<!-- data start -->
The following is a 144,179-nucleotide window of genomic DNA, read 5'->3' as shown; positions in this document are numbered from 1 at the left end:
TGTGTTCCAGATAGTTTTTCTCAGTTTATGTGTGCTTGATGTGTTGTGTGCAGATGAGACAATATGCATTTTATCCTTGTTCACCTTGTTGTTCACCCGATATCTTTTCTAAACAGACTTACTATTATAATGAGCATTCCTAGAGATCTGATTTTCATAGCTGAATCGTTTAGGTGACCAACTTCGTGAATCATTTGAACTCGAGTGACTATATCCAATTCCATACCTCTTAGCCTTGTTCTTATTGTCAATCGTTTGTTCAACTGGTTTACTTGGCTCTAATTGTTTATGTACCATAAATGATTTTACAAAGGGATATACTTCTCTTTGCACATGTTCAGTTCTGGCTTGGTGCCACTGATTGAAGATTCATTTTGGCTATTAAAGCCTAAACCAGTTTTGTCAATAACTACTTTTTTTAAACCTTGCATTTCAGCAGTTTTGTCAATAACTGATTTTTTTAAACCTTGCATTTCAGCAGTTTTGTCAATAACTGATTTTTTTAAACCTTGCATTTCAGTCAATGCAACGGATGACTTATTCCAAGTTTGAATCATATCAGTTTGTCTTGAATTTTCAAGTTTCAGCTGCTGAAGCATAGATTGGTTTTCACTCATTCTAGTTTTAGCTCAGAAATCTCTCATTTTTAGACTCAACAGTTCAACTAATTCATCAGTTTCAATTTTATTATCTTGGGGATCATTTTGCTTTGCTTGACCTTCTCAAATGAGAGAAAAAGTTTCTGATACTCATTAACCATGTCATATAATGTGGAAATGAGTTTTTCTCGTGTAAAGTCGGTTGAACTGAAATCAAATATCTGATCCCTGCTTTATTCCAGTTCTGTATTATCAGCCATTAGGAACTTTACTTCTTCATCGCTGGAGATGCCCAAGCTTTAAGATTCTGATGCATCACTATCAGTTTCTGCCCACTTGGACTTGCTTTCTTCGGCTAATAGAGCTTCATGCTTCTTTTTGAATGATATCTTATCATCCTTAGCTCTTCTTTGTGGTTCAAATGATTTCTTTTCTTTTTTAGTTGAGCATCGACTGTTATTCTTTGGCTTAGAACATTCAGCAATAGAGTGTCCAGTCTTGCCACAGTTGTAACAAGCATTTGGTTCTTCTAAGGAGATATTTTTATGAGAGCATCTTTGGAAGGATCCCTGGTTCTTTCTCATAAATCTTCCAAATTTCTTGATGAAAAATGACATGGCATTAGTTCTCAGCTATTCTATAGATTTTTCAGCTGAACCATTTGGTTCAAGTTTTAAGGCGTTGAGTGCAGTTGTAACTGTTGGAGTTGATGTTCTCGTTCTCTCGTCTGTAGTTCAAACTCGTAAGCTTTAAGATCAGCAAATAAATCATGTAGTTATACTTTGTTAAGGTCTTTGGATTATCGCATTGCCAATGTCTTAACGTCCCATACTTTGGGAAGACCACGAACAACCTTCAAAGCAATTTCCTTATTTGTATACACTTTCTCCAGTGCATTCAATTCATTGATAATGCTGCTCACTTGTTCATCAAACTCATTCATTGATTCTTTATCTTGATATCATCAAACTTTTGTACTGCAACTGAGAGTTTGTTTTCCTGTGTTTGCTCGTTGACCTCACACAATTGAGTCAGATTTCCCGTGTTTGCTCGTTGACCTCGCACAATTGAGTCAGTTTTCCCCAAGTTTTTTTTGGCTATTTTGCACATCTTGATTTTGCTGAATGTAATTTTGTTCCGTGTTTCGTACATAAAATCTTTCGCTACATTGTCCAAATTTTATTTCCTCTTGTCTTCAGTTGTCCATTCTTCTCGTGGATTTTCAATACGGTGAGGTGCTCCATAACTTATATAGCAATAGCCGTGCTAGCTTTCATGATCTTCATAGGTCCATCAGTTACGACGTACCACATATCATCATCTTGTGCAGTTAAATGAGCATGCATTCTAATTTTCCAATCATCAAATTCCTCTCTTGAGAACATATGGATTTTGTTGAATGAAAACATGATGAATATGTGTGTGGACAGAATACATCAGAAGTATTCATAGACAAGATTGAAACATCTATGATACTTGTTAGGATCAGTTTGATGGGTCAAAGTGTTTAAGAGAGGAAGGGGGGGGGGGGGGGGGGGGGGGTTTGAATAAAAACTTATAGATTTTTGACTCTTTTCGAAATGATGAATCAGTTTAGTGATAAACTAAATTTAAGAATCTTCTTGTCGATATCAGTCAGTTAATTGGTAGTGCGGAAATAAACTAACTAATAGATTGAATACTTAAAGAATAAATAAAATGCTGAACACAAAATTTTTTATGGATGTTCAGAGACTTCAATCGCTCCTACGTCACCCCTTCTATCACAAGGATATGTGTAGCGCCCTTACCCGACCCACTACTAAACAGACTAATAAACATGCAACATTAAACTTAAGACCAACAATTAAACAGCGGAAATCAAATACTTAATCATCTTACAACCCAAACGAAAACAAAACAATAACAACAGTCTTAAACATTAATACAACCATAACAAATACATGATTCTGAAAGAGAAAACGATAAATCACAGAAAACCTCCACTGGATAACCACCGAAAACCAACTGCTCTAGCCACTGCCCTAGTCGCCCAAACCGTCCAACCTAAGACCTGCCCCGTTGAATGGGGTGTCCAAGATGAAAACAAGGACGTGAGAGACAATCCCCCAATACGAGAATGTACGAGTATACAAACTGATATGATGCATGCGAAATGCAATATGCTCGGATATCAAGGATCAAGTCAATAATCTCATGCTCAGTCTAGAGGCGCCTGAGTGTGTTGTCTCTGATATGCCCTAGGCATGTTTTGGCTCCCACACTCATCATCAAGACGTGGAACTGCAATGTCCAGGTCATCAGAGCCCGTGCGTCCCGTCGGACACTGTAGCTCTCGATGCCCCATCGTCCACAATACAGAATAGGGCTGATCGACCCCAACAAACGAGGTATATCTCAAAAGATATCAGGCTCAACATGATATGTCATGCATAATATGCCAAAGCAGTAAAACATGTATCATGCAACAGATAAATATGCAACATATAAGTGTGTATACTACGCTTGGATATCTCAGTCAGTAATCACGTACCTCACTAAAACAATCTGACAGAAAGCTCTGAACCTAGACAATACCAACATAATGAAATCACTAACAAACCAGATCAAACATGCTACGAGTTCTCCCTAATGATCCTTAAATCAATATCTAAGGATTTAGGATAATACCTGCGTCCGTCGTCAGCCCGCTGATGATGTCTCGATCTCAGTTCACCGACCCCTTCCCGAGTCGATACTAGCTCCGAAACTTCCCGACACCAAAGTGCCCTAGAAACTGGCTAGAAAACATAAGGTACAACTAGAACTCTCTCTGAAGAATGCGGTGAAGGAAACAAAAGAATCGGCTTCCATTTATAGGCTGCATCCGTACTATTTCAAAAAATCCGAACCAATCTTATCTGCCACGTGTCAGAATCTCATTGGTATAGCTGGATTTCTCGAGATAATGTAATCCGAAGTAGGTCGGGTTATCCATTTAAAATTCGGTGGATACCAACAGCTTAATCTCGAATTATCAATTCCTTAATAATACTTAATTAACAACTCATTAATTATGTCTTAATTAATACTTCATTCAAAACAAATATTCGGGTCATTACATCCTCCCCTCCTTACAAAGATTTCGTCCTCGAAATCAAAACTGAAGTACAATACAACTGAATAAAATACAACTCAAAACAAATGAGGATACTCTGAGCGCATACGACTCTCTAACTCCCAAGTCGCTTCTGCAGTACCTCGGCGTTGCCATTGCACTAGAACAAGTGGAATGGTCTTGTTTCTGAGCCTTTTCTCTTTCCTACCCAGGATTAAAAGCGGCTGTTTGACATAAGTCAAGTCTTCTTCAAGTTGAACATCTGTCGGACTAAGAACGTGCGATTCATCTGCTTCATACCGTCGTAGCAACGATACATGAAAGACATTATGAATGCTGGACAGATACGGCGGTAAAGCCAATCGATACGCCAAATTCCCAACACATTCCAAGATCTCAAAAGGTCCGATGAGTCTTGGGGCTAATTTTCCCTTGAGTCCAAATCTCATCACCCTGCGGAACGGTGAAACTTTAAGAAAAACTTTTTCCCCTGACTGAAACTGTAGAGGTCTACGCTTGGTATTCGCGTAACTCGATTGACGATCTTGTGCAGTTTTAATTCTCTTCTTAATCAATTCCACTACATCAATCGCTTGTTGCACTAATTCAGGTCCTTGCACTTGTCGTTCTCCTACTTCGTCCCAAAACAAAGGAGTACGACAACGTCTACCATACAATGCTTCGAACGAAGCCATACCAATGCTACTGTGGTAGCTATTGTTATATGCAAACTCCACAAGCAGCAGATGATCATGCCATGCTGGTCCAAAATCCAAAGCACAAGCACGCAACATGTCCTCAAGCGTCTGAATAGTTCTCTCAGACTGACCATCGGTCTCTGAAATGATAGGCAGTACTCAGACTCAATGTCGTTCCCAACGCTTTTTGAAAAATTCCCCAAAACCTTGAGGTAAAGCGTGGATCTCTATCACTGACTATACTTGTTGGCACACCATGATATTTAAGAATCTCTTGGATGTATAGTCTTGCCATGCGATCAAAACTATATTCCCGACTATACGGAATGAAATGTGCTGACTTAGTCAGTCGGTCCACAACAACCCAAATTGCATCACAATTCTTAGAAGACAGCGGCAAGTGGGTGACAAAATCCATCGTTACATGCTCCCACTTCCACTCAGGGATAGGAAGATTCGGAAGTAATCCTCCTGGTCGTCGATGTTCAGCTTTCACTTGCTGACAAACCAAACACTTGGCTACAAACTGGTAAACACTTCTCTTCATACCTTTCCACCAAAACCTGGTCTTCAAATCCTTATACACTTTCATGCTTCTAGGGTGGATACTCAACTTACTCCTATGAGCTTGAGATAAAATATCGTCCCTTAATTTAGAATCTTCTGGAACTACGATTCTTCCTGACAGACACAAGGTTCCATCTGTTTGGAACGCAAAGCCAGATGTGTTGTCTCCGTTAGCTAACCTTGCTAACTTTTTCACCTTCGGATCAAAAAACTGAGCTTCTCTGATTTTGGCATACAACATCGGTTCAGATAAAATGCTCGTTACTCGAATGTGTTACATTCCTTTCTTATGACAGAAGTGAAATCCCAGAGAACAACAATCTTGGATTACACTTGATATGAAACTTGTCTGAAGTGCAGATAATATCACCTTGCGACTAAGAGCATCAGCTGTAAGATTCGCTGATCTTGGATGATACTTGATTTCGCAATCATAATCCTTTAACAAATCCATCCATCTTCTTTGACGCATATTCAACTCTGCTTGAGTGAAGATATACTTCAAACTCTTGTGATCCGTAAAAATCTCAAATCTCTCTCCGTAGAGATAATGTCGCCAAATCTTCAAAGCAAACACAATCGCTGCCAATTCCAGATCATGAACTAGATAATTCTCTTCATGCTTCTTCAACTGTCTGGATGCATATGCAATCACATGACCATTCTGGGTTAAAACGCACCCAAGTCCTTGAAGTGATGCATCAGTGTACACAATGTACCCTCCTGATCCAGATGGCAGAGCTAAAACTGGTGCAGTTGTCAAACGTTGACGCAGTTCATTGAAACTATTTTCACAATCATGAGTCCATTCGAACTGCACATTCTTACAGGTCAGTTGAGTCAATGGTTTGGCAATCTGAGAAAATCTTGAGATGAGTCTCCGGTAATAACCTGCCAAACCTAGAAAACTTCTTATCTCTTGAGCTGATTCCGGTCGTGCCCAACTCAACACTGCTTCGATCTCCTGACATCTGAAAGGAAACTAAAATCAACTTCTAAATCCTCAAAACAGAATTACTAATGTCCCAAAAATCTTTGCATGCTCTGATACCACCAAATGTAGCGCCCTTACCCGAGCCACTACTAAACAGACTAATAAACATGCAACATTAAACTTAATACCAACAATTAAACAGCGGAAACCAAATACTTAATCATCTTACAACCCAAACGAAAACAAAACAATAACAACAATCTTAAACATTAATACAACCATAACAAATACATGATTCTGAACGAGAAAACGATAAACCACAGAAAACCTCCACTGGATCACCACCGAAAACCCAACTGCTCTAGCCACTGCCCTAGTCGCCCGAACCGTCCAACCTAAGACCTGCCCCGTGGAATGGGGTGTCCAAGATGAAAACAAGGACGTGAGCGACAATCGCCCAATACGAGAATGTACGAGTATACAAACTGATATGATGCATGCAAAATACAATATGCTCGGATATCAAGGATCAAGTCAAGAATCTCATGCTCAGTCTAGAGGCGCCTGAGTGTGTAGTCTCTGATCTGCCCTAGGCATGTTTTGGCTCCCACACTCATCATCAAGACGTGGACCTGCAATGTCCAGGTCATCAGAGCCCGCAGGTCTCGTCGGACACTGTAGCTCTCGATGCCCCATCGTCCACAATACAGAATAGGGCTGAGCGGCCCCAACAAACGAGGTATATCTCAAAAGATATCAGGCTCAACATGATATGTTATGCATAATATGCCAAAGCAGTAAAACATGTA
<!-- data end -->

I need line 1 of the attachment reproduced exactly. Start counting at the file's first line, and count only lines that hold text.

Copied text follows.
The following is a 144,179-nucleotide window of genomic DNA, read 5'->3' as shown; positions in this document are numbered from 1 at the left end: